Craig Levein has defended his decision to give goals sensation Jordan Rhodes just ten minutes of Hampden action as Scotland fired blanks in their opening World Cup match against Serbia.
The £8 million Blackburn Rovers’ striker was left kicking his heels on the bench as Levein’s side sought that elusive goal despite an increasingly anxious Tartan Army chanting for him with almost half-an-hour to go.
Rhodes, who claimed his first Scotland goal in last month’s friendly win against Australia at Easter Road having been promoted from the Under-21 camp, was finally introduced alongside Queens Park Rangers hitman James Mackie, but it proved too little too late as Scotland’s hopes of qualifying for the finals in Brazil in 2014 took an early setback.
Levein, though, insisted he was right to have started with veteran forward Kenny Miller as a lone striker in the coach’s preferred 4-1-4-1 formation, but, he admitted that in hindsight he might have thrown on Rhodes and Mackie a little earlier, opting instead to give Celtic winger James Forrest the chance to crack the Serbian defence.
Adamant he couldn’t allow himself to be influenced by the wishes of the crowd, Levein said: “I was really pleased with Kenny. I thought he was excellent. He worked his socks off for the team. He got us up the pitch and had a couple of opportunities for himself.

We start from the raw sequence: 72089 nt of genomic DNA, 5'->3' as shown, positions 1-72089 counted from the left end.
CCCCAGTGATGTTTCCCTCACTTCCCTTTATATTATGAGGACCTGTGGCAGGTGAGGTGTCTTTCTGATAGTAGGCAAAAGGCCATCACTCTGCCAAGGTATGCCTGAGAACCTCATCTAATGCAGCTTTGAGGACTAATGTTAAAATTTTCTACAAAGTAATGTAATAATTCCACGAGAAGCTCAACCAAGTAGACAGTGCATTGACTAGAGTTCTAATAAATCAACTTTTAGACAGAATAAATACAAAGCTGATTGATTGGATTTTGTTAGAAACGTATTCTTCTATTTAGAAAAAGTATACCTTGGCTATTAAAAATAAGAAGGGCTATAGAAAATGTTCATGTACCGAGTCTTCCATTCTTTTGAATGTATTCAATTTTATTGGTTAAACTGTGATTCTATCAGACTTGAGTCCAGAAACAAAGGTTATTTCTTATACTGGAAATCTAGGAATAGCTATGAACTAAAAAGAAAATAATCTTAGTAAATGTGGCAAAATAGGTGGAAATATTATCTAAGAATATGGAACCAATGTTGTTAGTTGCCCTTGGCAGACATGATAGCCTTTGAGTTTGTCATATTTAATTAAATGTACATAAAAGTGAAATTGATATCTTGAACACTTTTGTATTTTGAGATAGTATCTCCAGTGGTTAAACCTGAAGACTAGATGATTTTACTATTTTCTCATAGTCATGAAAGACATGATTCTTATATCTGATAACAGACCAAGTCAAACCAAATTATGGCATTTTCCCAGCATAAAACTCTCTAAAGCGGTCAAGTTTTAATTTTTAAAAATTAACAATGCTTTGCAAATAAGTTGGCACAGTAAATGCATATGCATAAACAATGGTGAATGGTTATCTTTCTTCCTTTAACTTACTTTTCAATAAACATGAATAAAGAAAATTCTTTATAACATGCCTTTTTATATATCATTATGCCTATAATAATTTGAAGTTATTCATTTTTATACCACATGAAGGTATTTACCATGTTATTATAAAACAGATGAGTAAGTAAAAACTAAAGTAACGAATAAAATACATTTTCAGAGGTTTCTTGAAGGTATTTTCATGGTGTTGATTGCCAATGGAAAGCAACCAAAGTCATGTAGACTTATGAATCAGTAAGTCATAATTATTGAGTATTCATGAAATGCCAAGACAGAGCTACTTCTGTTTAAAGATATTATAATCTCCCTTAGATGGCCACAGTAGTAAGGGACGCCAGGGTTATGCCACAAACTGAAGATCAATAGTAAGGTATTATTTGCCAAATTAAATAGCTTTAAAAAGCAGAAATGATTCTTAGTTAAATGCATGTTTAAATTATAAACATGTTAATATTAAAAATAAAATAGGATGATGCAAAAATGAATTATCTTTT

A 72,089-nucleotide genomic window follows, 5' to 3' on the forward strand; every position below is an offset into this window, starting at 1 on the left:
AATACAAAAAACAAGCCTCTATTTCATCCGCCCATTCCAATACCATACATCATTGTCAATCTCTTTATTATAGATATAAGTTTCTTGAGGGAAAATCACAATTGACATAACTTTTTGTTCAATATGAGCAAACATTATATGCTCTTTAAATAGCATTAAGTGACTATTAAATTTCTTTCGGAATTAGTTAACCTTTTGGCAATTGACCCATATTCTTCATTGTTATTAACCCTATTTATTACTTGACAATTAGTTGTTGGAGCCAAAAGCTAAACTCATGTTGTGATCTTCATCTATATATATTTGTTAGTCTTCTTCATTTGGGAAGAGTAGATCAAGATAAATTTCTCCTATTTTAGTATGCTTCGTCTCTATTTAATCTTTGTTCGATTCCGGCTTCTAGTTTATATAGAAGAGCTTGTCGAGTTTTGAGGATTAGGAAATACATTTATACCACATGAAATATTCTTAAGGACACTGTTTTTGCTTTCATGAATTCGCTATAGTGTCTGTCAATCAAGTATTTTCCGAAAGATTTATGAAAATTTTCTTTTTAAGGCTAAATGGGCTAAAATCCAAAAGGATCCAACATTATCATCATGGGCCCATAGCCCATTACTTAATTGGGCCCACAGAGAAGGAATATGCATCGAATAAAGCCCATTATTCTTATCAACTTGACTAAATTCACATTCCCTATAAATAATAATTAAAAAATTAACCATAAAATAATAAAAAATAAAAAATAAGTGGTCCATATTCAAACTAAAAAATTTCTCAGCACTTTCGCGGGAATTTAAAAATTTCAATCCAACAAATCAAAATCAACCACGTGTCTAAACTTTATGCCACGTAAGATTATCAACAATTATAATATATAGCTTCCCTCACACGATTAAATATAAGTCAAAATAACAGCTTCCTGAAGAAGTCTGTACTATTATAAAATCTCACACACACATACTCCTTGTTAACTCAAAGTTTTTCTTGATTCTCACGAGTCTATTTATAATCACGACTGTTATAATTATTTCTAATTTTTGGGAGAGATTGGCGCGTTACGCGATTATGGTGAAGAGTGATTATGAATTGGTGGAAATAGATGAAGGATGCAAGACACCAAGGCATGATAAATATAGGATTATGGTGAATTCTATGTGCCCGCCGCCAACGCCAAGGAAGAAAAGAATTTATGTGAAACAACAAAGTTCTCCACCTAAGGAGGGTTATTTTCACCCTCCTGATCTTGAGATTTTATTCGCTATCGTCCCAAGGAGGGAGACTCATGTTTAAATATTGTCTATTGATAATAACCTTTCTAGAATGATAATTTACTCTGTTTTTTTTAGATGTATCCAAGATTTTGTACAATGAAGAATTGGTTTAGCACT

“Would I class the two of them as the same player just now? I would not. What Jordan can do is have an impact on the game and it might be tomorrow night in the game when he has an impact.
“Jordan is a young lad learning his way in the game and I will make my judgments based on what I see in training, who we are playing, all these sort of things. Jordan has come on the scene, scored a lot of goals and in the supporters’ minds, and rightly so, Jordan equals goals, but it doesn’t always work like that.
“I put James [Forrest] on to open up the game and see if we could get round the back of them and he did towards the end of the match. I have to make judgments, what I think is the right thing to do at the time.”
While believing both Rhodes and Mackie had done well in the few minutes of action they saw, Levein argued: “If you want to talk who impacted the game most then there was only one player and that was James Mackie who made a difference with his power and pace.”
Levein accepted the reaction of the fans, but insisted he couldn’t let them sway his thinking. He said: “People get tense and frustrated late in matches if you are not winning and I understand that.
“But I have to use my experience. If every time the fans start shouting for a player and I put him on because they want him on then you are as well not having a manager because the supporters are picking the team.
“In the situation I did what I considered to be the right changes at the right times, although I might have gone a bit earlier with the two strikers.”